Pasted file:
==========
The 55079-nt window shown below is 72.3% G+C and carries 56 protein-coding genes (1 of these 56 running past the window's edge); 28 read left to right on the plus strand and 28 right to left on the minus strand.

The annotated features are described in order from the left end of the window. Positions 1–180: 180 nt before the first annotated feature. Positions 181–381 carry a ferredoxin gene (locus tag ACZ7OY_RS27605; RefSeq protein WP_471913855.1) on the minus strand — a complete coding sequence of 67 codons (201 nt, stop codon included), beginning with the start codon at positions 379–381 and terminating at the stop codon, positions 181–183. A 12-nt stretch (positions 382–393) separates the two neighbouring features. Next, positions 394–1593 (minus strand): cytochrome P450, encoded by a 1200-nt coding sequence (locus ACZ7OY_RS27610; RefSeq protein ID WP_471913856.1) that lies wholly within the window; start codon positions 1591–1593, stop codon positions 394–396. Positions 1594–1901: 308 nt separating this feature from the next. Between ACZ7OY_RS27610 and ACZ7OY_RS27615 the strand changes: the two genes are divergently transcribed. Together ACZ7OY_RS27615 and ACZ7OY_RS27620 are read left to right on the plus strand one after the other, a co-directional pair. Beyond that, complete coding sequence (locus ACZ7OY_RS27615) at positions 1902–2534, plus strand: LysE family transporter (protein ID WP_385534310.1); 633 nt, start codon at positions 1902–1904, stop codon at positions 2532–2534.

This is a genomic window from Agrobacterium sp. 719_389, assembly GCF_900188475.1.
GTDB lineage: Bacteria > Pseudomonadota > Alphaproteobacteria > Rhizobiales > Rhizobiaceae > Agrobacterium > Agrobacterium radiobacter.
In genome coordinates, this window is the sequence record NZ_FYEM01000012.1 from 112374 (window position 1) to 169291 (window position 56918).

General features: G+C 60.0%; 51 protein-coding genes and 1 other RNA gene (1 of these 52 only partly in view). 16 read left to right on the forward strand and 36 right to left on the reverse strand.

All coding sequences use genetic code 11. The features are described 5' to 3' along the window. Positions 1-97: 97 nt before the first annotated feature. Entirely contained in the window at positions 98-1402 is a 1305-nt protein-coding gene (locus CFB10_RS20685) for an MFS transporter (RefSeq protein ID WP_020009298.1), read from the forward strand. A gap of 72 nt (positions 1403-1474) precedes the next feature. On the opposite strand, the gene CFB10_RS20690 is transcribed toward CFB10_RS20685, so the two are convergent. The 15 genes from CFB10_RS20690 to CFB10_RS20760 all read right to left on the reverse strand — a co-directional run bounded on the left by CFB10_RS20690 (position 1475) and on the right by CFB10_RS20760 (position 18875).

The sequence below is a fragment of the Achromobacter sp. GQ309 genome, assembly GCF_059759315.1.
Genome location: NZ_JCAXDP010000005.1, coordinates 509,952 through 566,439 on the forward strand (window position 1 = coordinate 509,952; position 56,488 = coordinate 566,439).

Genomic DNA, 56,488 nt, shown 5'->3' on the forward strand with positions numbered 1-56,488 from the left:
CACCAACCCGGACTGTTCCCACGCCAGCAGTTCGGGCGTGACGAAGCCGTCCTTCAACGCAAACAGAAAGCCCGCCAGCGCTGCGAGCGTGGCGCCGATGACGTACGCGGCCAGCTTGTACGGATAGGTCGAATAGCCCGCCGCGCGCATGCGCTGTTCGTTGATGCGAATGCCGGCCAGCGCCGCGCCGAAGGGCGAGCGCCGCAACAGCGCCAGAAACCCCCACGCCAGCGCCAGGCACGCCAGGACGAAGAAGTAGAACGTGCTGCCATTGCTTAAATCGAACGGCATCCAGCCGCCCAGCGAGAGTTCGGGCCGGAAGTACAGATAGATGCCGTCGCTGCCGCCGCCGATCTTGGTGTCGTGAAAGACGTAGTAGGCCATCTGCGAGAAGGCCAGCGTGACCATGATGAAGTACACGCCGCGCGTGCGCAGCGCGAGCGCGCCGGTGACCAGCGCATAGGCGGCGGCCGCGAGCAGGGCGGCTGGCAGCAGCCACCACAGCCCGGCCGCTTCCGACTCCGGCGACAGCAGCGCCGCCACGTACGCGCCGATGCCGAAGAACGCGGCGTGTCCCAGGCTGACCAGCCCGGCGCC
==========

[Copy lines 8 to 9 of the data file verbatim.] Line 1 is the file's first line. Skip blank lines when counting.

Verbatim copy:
The sequence below is a fragment of the Achromobacter sp. GQ309 genome, assembly GCF_059759315.1.
Genome location: NZ_JCAXDP010000005.1, coordinates 509,952 through 566,439 on the forward strand (window position 1 = coordinate 509,952; position 56,488 = coordinate 566,439).